Thursday, November 27, 2008

Decision 2008

A Change In People, Not Just Policy
By Mark Galarrita

Every American citizen of legal age is given the right to vote. It is the solemn right and duty of each citizen to choose who they want to lead their country and their local government.

But when you’re in college, or even in high school, those privileges are the last thing on your mind. Students feel the need to place friends, parties, and hobbies, and yes, even homework above the right to vote and other civic duties. Some students are even so used to things the way they are that they become skeptical or cynical, and feel that their voice and opinion is not worth their time and effort.

That all changed Tuesday, November 4, 2008.

The presidential election of 2008, for all of the bitter debates and the highly publicized election coverage, has shown one thing to the American people. Hope of action. I have never seen a more active group of young peers in my life. I am even more surprised by the overwhelming number of adults and elderly in New York City who were exuberant about voting this year.

I remember in 8th-grade talking to high school students who just didn’t care, or knew too little about politics. The only students who did know, or cared about government were mainly on the honor roll, and they seemed to stick their noses up at those who knew too little.

It’s different now, and I hope it stays that way. Rarely in the last decade have so many young Americans come together to make their voices heard. Whether it was for a Democrat, a Republican, or another party, many young people had opinions on the candidates. More importantly, they voiced those opinions loudly.

Jason Marrero, a 29 year-old Marymount student, said one thing the day after the election that may sum up the effect this election has had on the American people. “I can believe in hope,” Marrero says when asked what the election means to him. “I can look my daughter in the eye and tell her, you too can be president. And I wouldn’t have to have any thoughts of racism or prejudgment in my mind. She too, can believe.”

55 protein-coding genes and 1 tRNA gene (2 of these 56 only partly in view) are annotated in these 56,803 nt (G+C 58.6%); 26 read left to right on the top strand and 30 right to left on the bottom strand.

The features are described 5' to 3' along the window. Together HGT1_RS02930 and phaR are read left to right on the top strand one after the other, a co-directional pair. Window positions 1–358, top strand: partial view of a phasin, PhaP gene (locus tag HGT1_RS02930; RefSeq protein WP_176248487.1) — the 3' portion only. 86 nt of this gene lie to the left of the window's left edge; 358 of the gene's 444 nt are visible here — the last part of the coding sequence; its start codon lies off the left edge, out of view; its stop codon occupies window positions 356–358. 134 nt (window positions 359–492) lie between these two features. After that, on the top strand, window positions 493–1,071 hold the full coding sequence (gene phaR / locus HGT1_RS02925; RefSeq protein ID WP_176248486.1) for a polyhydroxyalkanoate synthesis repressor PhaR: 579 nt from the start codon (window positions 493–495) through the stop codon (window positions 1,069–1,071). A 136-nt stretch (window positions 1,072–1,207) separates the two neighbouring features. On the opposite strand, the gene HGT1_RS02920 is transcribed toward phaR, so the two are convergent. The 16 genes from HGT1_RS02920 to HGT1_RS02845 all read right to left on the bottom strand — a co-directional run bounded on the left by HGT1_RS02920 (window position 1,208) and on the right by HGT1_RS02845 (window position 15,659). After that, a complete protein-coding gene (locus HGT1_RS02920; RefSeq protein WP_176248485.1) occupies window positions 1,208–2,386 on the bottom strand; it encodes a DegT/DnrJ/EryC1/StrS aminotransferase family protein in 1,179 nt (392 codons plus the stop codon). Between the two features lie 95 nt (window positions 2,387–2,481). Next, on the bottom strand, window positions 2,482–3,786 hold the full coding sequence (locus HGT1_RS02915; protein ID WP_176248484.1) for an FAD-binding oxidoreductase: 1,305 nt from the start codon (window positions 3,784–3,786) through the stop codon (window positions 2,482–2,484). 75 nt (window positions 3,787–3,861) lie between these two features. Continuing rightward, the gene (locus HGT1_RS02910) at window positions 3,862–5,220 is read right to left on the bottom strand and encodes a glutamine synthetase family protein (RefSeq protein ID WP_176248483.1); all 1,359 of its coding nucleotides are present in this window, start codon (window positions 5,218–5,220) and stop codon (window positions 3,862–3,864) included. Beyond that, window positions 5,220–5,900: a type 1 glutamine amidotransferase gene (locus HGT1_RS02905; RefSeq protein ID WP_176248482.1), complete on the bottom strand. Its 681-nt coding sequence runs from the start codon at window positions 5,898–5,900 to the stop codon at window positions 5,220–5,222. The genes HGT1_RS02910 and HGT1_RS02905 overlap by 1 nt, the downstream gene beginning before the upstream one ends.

In my previous article, “Marymount Students Say They’re Planning To Vote,” I conducted a poll on the Marymount Manhattan College campus, analyzing whether students would vote, and who they would vote. The results showed that of the 167 students polled, 124 said they would vote.

The survey was conducted nearly a month before the election and showed that Marymount students were more focused on the election than I had predicted. I was surprised that a majority of people interviewed had a lot to say.

Students picked Obama for his stance on many issues such as international policy, the economy and even national health care to name a few. Even though the survey was small, I believe those are the same ethics and principals that many Americans wanted when they picked the new president.

This election was the first in which I was able to vote, and certainly will not be my last. It is my hope that we as a people do not forget the drive and energy we feel for politics this day. Americans both young and old should be informed on their local and national governments, and be able to make decisions on their own and decide what direction they want their country to take. I believe that the fervor created by the Barack Obama and John McCain campaigns instilled a drive in us to be better informed about how the government affects our lives.

With Obama as the presidential elect, the future seems clear but uncertain. Policies will change the day Obama takes office as his Democratic party also takes control of Congress.

No longer will we just be Americans, but instead united American citizens. Not since the tragedy of 9/11 have we as a nation stood together, ready for a new hope in our lives. How the first black president will do in office has yet to be determined, but his policies to guide our nation will affect us all.

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